On my second visit, we must have ordered better. I had prepared my companions for mild disappointment, but course after course arrived with few missteps. We started with triangular Thai fried dumplings, a gingery mix of ground shrimp and pork encased in thick, chewy dough; like pot stickers, the dumplings were steamed and then pan-fried. Large shrimp and button mushrooms floated in the minimalist tom yum ga, the soup of the day. The lemongrass-speckled broth was excellent, just as tart and pungent as it needed to be. But perhaps even better was the grilled beef salad, strips of beautifully cooked steak tossed with red onions, mint, cilantro, and mixed greens in a tart vinaigrette with toasted rice powder.

Like the steak, all the ingredients in the entrées were cooked perfectly, with none of the undercooked vegetables and overdone meats that you find in mediocre Thai restaurants. But I still couldn't find a curry that I liked: Even the prawn curry, massive jumbo prawns, three to an order, half peeled and tender, were topped with an insipid "choo chee" curry dominated by kaffir lime leaves.

I had no other complaints. Beef short ribs were braised until they became little beef pillows that one sucked off the bone. This time, the cooks did the peanut sauce justice. Not sweet, it was nutty and pungent and garlicky, and it melded perfectly with the beef. We enjoyed another classic, ground chicken with red and green peppers and frilly, translucent deep-fried mint leaves in a spicy fish sauce. I didn't see a single black bean in the "asparagus and bamboo shoots in black bean sauce," but I plowed through the crisp asparagus and soft braised shoots coated in a spicy, inexplicably smoky dark soy sauce anyway.

All the traditional Thai desserts make an appearance on Soi4's menu, along with a few unfamiliar items and a couple of fusion sweets. The gastronomically overwhelmed may want to go for the fruity pineapple granita, sweet and clean, to finish their meal. I had only seen the "Bangkok rubies" once before. Floating in a martini glass of coconut milk were mango slices, ice cubes, and the rubies: fresh water chestnuts, all crunch and sweetness, covered with jellylike red tapioca. I told my companions to choose one of the two classic desserts. They skipped the sticky rice with mango in favor of the fried banana with coconut ice cream, a great version of the omnipresent dessert. The crisp tempura-style batter contrasted with the sweet, creamy flavors of the fruit and ice cream.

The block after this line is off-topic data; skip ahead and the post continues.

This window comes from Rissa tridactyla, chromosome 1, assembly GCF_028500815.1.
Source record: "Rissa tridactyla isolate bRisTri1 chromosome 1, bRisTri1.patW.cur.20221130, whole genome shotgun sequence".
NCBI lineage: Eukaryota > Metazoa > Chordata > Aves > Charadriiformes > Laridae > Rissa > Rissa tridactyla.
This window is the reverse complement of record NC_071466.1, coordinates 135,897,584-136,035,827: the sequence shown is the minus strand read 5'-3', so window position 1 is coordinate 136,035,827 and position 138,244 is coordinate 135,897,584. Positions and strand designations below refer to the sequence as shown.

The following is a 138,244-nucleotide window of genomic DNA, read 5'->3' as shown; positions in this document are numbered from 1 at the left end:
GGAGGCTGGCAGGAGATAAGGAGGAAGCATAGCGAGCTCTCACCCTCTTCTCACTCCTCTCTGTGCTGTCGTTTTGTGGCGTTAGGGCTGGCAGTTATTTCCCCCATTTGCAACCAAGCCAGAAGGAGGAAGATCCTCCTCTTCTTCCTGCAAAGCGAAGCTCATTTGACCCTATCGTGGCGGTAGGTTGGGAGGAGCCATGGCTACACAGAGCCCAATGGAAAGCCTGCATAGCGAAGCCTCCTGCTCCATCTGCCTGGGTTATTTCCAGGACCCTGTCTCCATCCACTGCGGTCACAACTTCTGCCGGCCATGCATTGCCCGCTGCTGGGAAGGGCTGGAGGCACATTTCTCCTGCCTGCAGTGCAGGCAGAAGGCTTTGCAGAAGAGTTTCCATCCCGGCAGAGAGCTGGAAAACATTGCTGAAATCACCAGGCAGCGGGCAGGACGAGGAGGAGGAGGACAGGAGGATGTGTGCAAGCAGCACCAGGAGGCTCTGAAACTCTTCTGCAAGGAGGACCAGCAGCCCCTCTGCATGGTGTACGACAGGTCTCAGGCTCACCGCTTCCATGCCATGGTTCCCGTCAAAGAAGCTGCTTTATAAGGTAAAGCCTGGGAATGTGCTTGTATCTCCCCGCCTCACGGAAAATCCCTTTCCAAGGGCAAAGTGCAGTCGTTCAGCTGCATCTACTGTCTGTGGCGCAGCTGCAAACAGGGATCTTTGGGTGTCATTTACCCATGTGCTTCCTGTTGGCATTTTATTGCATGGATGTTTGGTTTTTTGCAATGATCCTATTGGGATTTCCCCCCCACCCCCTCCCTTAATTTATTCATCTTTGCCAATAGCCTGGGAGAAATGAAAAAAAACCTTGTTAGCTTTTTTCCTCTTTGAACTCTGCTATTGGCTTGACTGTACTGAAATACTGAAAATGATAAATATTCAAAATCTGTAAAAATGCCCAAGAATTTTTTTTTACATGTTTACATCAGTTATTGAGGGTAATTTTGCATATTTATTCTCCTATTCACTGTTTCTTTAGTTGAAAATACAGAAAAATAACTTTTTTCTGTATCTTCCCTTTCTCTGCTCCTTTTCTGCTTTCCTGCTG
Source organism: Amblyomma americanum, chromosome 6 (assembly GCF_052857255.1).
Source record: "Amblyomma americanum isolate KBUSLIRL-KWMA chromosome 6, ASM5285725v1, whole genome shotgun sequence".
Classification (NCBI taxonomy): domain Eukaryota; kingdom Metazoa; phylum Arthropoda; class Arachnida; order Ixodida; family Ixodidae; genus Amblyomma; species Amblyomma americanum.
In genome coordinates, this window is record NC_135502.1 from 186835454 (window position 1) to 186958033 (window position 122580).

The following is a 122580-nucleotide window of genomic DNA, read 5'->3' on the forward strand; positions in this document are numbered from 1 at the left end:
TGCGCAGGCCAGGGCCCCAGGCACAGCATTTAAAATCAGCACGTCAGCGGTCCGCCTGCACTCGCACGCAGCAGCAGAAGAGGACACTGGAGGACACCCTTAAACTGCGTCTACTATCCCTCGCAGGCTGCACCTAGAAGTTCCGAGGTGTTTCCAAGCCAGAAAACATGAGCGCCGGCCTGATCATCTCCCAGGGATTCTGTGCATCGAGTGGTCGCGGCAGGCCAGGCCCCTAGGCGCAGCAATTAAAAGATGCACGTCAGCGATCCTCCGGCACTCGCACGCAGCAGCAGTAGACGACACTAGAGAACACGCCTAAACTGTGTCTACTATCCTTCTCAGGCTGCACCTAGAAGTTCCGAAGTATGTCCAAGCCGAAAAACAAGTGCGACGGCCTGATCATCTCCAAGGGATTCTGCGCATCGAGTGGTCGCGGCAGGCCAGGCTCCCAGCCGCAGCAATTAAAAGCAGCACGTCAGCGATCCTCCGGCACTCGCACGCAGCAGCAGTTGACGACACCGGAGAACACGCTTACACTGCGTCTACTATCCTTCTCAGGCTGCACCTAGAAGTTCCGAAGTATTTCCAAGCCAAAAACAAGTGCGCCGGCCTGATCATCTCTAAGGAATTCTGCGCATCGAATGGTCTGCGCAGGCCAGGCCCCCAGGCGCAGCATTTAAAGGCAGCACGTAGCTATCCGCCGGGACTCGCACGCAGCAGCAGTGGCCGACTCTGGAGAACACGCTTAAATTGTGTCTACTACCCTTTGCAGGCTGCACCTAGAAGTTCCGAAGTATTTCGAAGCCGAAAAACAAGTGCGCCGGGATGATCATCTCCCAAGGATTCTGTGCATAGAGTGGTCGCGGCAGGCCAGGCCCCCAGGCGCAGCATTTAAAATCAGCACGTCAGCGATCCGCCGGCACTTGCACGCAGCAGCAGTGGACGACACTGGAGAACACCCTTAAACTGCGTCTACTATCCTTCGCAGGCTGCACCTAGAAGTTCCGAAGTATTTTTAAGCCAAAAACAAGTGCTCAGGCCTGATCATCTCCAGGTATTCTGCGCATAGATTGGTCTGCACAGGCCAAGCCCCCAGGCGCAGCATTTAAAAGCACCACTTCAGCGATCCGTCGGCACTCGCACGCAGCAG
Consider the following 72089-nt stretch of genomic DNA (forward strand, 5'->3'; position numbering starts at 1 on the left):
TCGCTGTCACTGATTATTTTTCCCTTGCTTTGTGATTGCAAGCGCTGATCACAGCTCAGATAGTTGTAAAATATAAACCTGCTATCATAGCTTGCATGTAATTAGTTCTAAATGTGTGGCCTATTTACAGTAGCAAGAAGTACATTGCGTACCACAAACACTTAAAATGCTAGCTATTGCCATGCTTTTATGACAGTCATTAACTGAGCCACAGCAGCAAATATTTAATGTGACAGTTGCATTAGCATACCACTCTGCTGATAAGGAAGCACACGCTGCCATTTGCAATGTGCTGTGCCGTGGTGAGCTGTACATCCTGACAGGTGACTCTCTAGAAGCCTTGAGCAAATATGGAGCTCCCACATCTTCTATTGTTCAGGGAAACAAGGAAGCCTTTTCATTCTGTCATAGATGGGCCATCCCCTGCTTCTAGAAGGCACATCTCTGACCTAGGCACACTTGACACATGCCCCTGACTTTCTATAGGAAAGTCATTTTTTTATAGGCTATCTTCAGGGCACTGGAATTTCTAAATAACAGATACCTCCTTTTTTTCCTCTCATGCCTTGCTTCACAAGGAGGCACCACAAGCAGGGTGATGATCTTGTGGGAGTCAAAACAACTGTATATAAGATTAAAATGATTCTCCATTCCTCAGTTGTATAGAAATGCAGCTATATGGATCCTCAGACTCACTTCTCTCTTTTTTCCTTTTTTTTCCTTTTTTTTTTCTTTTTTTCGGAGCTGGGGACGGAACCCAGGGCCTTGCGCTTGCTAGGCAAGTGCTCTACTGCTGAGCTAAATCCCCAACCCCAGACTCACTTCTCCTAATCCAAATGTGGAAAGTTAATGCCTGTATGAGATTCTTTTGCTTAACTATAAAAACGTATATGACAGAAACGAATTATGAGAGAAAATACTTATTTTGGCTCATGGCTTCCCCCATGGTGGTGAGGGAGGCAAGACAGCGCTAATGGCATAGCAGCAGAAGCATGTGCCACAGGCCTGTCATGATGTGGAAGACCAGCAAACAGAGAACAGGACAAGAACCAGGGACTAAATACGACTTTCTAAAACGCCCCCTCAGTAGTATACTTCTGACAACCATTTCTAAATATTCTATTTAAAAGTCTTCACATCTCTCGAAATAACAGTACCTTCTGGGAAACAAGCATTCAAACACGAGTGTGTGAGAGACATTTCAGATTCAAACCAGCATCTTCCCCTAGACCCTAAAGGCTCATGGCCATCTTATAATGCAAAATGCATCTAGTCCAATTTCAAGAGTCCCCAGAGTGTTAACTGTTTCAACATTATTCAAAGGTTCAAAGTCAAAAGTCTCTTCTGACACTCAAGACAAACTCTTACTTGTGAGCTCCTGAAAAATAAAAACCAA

One stereotype of Thai restaurants that Soi4 hasn't dispensed with: friendly, attentive waitstaff. Some of the finer points of bistro service, such as clearing plates before the next course appears and replacing dirty silverware, still need polishing, but the kitchen paced the course of the meal perfectly so we had time to relax and enjoy it.

On the second night, our waiter kept bowing to the tables in his section. It was a comical and slightly uncomfortable old-world touch that stood out in a restaurant devoted to repackaging the classics. Of course, had he forgotten our orders, told us about his weekend plans, and ran out to gab on his cell phone every ten minutes, he would have been taking hip and cosmopolitan too far.


Subscribe to this thread:

Add a comment

Anonymous and pseudonymous comments will be removed.

Latest in Restaurant Review

Author Archives

  • The Last Suppers

    Jon Kauffman revisits the sites of his two most influential meals.
    • Jul 5, 2006
  • A Cultural Crossroads

    Lao, Thai, Vietnamese, Lue, Mien: It's hard to peg Champa Garden, but its menu is worth exploring.
    • Jun 28, 2006
  • More»

Most Popular Stories

Special Reports

Taste, Fall 2016

Everything you need to know about dining in and out in the East Bay.

The Queer & Trans Issue 2016

Queer and trans coverage contributed by individuals who identify as queer or trans.

© 2016 East Bay Express    All Rights Reserved
Powered by Foundation